The U.S. military is tinkering with high-energy lasers in Iraq as part of a broader effort to refine directed-energy weapons and more effectively counter drones, according to the leader of Central Command.

The Army earlier this year sent several laser weapons mounted to Stryker combat vehicles to the Middle East. It was unclear at the time exactly where the prototypes were stationed, but the move was in advancement of the service’s short-range air defense goals.

Gen. Michael Kurilla, the CENTCOM boss, on March 21 told Congress he has “three 50-kilowatt lasers that are Stryker-based” inside Iraq “right now.” Experiments are underway, he added, to identify their best application. He did not disclose preliminary results. A request made to the command for additional information was not immediately answered.

High-energy lasers and related high-power microwave weapons are capable of downing incoming threats in unorthodox ways and at a fraction of the cost of traditional munitions. Lasers can fire at the speed of light and burn holes through material, but are susceptible to weather conditions and particles in the air, such as sand. Microwaves can fry electronics en masse, but their efficacy is stunted at greater distances.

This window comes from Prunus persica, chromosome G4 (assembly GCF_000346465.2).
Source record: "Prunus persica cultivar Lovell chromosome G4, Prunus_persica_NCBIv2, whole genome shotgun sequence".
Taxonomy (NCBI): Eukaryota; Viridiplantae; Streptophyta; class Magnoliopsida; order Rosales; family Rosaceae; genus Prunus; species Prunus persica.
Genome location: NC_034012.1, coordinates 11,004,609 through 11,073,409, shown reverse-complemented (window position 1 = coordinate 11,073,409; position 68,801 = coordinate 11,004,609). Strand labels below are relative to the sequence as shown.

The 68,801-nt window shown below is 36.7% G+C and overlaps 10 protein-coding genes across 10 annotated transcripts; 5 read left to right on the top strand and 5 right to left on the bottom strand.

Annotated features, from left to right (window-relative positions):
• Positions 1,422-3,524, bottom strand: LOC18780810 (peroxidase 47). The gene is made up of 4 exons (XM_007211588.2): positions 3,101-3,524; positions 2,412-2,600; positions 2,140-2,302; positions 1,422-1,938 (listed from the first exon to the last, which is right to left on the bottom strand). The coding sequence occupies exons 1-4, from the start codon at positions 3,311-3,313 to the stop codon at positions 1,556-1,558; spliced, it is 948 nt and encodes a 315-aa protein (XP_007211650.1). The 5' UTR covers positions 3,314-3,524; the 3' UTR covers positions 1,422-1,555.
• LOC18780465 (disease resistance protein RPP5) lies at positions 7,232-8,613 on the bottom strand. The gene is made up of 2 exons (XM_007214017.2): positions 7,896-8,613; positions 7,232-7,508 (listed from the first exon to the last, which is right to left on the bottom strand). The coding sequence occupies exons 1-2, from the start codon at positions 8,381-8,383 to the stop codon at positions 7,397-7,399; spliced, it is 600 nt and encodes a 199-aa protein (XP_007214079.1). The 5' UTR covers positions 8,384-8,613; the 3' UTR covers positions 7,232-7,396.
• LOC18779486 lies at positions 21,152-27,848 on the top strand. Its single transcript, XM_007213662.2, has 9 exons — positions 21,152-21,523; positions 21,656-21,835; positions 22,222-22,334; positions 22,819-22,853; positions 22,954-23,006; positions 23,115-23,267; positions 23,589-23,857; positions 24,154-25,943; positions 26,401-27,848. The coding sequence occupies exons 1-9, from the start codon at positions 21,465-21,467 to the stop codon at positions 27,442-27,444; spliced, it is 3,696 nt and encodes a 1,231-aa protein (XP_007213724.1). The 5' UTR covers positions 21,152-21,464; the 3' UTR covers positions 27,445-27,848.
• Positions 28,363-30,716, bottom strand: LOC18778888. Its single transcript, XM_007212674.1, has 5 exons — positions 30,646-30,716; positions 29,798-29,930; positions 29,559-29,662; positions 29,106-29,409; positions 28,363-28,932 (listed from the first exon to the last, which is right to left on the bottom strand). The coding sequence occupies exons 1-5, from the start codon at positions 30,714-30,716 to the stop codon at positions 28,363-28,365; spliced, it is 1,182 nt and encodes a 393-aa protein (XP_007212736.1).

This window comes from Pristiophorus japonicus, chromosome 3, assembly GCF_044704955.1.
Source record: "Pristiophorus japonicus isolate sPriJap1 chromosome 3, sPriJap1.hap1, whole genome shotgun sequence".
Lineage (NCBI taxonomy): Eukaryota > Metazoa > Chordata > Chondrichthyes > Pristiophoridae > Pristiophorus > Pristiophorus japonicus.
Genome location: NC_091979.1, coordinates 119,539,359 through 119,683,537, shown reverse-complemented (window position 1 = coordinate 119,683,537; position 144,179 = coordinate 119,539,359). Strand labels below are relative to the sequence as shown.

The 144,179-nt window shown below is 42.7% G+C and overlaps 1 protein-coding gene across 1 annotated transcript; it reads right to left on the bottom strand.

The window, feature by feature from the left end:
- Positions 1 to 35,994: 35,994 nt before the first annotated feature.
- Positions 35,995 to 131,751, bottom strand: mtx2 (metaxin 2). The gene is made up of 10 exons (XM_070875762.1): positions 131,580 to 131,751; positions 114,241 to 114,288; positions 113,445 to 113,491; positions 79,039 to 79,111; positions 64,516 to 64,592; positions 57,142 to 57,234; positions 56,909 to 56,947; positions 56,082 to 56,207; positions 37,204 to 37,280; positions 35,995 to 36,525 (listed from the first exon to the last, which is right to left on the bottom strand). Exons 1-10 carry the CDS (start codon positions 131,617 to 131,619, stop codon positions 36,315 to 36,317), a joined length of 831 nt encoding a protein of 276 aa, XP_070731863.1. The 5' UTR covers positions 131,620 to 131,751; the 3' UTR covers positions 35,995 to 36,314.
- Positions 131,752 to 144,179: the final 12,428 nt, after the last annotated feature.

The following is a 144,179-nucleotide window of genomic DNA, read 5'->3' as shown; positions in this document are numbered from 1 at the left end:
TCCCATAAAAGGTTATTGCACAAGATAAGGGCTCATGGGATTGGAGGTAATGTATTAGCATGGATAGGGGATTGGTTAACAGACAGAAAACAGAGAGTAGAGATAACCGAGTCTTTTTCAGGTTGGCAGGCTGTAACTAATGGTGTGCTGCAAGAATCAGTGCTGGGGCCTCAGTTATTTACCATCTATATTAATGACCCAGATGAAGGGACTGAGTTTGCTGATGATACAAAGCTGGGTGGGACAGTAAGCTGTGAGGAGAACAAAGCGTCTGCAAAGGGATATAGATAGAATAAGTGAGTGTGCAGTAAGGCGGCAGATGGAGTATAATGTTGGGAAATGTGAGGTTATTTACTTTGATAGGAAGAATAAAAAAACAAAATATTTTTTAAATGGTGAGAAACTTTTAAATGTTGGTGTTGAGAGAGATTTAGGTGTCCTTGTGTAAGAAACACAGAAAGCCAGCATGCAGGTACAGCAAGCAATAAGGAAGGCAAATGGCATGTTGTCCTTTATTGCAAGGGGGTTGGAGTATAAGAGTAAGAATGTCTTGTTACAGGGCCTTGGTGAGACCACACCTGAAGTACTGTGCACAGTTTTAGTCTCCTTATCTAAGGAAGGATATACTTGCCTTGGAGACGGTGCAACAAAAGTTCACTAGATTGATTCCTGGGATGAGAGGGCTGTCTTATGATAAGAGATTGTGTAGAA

Both are considered critical elements of layered defense, or having multiple countermeasures ready to thwart different threats in different situations.

“Directed energy is not the panacea,” Kurilla said at the House Armed Services Committee hearing. “What I tell all the services: Give me systems, we will experiment with them, and we will tell you if it works in a real, live environment.”

The Army is increasingly concerned with overhead threats, including unmanned aerial vehicles that can spy on troops, augment targeting and deliver explosives. A drone attack in late January killed three Americans at Tower 22 in Jordan, near the Syrian border.

U.S. Rep. Doug Lamborn, a Colorado Republican, urged Kurilla during the committee hearing to take advantage of directed energy wherever he can. At least 31 directed-energy initiatives are underway across the military, according to a National Defense Industrial Association study.

“I know it’s not perfected yet, but it has great capabilities against drones and things like that currently,” Lamborn said. “I’d hate to see a repeat of Tower 22, for instance.”

Colin Demarest was a reporter at C4ISRNET, where he covered military networks, cyber and IT. Colin had previously covered the Department of Energy and its National Nuclear Security Administration — namely Cold War cleanup and nuclear weapons development — for a daily newspaper in South Carolina. Colin is also an award-winning photographer.

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